Aidan Smith: Stone me, Fergie’s statue is a lookalike
WE HAD some fun in the office on Friday, in the countdown to the unveiling of the Sir Alex Ferguson statue, wondering what kind of pose he’d be striking.
Would it be his non-marking of Billy McNeill in the 1969 Old Firm Scottish Cup final? Or the head-butt he administered to Pat Stanton – a future managerial assistant, no less – while playing for Falkirk against Hibs a few seasons later? Of course not. The statue is outside Old Trafford and so celebrates his great reign as the big bossman of Manchester Utd, not his less-than-glorious career at centre-forward.
In the end, the sculptor played safe with a touchline study in bronze, arms crossed. Is it a good likeness? My first reaction was, not at all – Fergie will go mental. I tried, in vain, to think of the name of the journeyman-actor the effigy resembled, ITV pot-boilers a speciality. The only thing that told you it was Sir Alex was the zippy pullover he likes to wear under his coat from November through to March. But the more I looked at it, the more it looked like him.
The statue improves even more when glimpsed side-on. The expression on the big Govan fizzog is inscrutable but it’s definitely his. You can’t tell whether he’s serenely gazing across the Theatre of Dreams or starting to get a bit narked with himself for spending £28.1 million on Juan Sebastian Veron. This is surely what all art should do, tell a different story each time you visit it. A good job, then. Although, regarding football statuary, it’s about bloody time.
There have been some shockers. Statues generally ain’t what they used to be and this may be because the toga – which displayed the centurion’s heroic calves – has gone out of fashion and troosers are difficult to get right. The toned footballer in shorts should therefore be relished by sculptors but, at Leeds United, Billy Bremner looks like he’s fleeing a burning building with his hair on fire – that is if you accept the statue looks anything like him. At Derby County, in long breeks, Brian Clough and Peter Taylor are too Gilbert & George-creepy. There’s something wrong with their eyes, just as there’s something wrong with Tony Adams’ nose down at Arsenal.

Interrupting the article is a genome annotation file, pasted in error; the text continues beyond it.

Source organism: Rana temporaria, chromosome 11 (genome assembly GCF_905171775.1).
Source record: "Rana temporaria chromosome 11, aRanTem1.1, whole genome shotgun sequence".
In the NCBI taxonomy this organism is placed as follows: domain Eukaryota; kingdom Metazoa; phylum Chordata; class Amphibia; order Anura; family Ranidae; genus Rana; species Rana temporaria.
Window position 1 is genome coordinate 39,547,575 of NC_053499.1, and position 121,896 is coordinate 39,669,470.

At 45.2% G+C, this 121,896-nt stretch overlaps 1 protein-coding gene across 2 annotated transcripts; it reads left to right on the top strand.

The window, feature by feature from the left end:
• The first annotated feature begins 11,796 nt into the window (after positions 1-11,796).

In a Madrid square a while back there was a ten-foot Cristano Ronaldo. It didn’t stay, having been erected for some promotional razzmatazz, and a good thing, too. He’s a great player but it’s too soon for his statue. And I can’t believe he was happy with it. The neck was all right – long and straight and bombastic – but why had the artist given Ronaldo the chunky legs of a Real Madrid superstar from another era, the supreme bauchle himself, Ferenc Puskas? Meanwhile, in Naples, conversely and perversely, Diego Maradona’s legs are too thin.
The best football statues – and this is an exceedingly small club – are of static subjects. When the sculptor tries to capture movement it rarely works (viz the Bremner). At Sunderland, Bob Stokoe is supposed to be setting off on his mad dash across the Wembley pitch, trilby and all. Frozen, though, he just looks mad. Back at Old Trafford, they’ve had two goes at Denis Law. “One of them sort of looks like me,” the Lawman told me last year, “from the back at least.” At Southampton, a second go at Ted Bates was ordered after an outcry from the fans who’d part-funded the work. They hadn’t asked for Ted Rogers, the unctuous game-show host, with over-sized arms.
But Bates Mk 1 wasn’t the most stupid football statue. The headbutting Zinadine Zidane wins that prize, and it isn’t even recreating a proper butt (that’s head-on-head, what at my keelie school was called a “panelling”).
I didn’t want to see Fergie’s panelling skills commemorated and this statue will do fine, although I can’t help wondering how he’d have reacted if the artist had been a bit more bold. I don’t mean Pizzagate, with Sir Alex wiping Ashley Cole’s Margherita topping from his suit, or a depiction of the hairdryer technique.
How about the great man carefully unwrapping a piece of his trusty Bazooka Joe bubblegum or, better still, tapping his watch and narrowing his eyes at the fourth official. It’s a look that can turn you to stone.
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Tuesday 21 May 2013
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